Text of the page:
Master Quality Authenticated. Few topics in high-performance audio pack more heat than Tidal’s preferred delivery mechanism for hi-res audio ‘Masters’: MQA.
Neil Young came out firmly against Tidal Masters and MQA last month, removing many of his albums from the streaming service in protest; and it’s not hard to find users elsewhere on the Internet complaining that MQA is lossy — and tapping out. “Over my dead body!” they exclaim.
At the other extreme, we see format-first enthusiasts trusting their ears above all else but baulking at perfectly good music because it can’t be found in MQA on Tidal.
These are the two extremist positions that tend to dominate the social media conversation surrounding MQA, at least in the audiophile community. But what about the middle ground? Does it exist or is MQA really as polarising as audiophile-focussed Facebook groups and forums lead us to believe? And what about the middle ground that might exist outside of the audiophile ghetto?
I put the following super-simple poll question – ‘MQA?’ – to the Darko.Audio YouTube subscriber base last month. It’s an audience where audiophiles mix with those of a more mainstream bent.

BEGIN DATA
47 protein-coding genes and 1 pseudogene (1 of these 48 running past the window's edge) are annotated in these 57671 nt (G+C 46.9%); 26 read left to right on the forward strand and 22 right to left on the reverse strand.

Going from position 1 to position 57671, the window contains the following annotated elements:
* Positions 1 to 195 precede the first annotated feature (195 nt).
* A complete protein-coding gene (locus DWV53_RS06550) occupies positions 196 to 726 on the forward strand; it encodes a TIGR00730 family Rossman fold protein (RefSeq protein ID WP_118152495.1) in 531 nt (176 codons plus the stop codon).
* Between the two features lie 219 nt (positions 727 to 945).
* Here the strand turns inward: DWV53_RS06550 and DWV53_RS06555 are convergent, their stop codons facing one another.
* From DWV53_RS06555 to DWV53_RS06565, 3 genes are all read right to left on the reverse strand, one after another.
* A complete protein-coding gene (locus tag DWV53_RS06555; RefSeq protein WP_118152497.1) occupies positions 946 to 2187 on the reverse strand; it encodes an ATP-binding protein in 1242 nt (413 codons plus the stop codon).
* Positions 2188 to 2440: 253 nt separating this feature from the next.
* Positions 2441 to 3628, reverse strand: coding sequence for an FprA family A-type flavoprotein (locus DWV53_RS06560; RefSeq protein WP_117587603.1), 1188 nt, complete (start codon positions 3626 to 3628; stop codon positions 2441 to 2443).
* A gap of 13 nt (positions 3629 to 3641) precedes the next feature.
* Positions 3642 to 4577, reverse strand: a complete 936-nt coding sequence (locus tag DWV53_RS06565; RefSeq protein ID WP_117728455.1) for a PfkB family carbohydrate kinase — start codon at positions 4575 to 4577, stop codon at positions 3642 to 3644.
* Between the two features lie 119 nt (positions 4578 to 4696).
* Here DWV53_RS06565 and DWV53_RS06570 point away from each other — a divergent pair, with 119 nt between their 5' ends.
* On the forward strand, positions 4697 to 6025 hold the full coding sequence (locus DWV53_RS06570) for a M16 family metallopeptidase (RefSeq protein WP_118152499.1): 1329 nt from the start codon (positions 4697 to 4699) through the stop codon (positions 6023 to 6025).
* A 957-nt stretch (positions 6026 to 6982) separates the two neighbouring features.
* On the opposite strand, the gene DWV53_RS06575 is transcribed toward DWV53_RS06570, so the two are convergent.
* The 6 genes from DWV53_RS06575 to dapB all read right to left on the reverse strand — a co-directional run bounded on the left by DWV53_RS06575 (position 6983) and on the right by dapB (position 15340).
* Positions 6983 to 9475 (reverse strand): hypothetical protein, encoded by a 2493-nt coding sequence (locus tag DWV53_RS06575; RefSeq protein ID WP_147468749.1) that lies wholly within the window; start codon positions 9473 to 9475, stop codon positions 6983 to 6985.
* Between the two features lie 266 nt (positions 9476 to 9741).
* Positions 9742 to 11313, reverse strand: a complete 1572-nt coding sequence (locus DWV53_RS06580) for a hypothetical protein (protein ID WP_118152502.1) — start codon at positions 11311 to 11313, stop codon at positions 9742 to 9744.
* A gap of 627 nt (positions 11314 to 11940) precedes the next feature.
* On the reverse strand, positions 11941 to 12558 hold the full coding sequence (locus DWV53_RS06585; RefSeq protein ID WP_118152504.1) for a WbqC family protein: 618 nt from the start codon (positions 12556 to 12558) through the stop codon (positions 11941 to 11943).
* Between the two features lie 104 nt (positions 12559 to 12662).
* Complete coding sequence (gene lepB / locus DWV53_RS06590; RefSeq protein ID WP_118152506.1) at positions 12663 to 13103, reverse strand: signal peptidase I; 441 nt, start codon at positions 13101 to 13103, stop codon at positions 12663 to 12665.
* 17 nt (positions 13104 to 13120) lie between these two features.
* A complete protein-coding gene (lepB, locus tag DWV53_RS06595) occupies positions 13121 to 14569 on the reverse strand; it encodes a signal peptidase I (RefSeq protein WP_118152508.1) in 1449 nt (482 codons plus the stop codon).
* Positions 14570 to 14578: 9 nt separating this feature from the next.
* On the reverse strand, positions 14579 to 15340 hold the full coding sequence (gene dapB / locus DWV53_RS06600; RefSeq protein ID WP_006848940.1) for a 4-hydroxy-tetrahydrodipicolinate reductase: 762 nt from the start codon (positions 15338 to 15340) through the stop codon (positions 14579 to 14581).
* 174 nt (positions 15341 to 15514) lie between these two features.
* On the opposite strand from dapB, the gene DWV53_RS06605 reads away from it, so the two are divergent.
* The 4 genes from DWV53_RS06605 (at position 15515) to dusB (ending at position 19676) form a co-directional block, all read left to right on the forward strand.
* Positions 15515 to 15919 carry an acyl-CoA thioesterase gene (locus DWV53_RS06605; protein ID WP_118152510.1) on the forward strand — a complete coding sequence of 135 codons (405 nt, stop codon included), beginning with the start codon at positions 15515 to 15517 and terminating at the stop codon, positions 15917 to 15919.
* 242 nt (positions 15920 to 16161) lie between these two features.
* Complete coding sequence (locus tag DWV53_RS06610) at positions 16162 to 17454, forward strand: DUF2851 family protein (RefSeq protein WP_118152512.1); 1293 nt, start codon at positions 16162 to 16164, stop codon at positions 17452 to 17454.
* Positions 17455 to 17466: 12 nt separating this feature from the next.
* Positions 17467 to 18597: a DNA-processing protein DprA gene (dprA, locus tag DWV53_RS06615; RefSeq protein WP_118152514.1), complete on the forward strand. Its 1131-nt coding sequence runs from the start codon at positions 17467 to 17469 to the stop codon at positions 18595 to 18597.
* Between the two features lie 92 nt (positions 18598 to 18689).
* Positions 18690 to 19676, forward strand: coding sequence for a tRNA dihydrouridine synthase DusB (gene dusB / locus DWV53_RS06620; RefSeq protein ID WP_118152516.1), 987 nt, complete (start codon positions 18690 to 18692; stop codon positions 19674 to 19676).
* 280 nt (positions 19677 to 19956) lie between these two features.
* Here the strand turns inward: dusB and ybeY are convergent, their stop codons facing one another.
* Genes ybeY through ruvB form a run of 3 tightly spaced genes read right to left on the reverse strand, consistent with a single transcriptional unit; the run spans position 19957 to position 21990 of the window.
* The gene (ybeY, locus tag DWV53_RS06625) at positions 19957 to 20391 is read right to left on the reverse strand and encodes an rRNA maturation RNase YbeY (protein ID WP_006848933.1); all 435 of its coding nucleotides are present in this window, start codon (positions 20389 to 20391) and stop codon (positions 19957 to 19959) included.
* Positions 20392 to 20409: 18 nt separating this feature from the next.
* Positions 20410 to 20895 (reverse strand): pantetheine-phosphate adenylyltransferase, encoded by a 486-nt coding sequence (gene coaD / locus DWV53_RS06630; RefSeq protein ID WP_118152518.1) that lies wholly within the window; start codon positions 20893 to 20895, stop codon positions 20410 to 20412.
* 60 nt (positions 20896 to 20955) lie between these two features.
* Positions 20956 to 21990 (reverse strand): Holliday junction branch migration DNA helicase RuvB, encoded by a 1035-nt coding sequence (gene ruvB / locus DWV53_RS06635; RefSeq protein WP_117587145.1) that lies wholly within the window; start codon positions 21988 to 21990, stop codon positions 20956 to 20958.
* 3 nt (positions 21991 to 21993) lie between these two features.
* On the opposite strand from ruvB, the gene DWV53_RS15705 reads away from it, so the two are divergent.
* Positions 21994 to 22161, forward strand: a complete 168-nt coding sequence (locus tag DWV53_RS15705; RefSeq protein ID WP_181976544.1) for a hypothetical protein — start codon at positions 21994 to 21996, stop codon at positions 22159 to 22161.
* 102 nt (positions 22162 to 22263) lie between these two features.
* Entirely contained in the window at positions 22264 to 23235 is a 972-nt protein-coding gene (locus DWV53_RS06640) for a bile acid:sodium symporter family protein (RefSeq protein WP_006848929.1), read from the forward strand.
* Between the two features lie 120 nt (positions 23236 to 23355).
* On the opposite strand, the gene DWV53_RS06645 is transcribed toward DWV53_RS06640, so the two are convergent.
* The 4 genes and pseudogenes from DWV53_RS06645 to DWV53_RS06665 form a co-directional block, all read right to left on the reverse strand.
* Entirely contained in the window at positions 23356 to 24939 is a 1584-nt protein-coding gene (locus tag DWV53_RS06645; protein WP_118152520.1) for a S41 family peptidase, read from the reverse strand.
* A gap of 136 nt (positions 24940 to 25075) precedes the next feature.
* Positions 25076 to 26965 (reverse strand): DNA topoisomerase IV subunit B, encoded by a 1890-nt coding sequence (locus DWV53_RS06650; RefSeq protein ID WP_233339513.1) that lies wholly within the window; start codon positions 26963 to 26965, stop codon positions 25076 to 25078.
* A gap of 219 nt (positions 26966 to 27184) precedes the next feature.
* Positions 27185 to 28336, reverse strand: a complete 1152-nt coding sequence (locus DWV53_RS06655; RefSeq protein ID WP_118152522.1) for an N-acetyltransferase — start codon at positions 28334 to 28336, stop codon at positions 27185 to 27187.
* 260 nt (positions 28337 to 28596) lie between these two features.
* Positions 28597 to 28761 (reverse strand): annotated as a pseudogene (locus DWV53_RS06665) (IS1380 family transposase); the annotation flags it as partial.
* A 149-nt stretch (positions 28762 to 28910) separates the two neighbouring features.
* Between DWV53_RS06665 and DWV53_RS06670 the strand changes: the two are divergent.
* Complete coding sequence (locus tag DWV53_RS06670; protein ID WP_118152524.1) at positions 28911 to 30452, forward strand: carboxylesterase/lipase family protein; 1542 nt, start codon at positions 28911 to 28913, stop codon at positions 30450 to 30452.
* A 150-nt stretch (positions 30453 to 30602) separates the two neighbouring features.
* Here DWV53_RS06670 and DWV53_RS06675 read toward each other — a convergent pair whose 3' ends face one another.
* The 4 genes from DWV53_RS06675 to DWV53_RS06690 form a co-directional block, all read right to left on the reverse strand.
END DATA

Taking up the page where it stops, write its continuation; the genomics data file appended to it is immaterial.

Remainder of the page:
Almost 10,000 people responded to the poll in which one (wo)man gets one vote: and not about who shouts the loudest or stays at his/her keyboard for the longest.
The results tell us that the two aforementioned extremist positions make up a mere 25% of responses. Clearly, the pro-MQA and anti-MQA groups have some work to do if they are to convince others of their position: 34% of respondents identified as being more pragmatic in their MQA stance (‘Sometimes but not always’) and a whopping 40% claimed to have never heard of MQA at all (‘MQ what?’). Now, that’s interesting.
Further information: MQA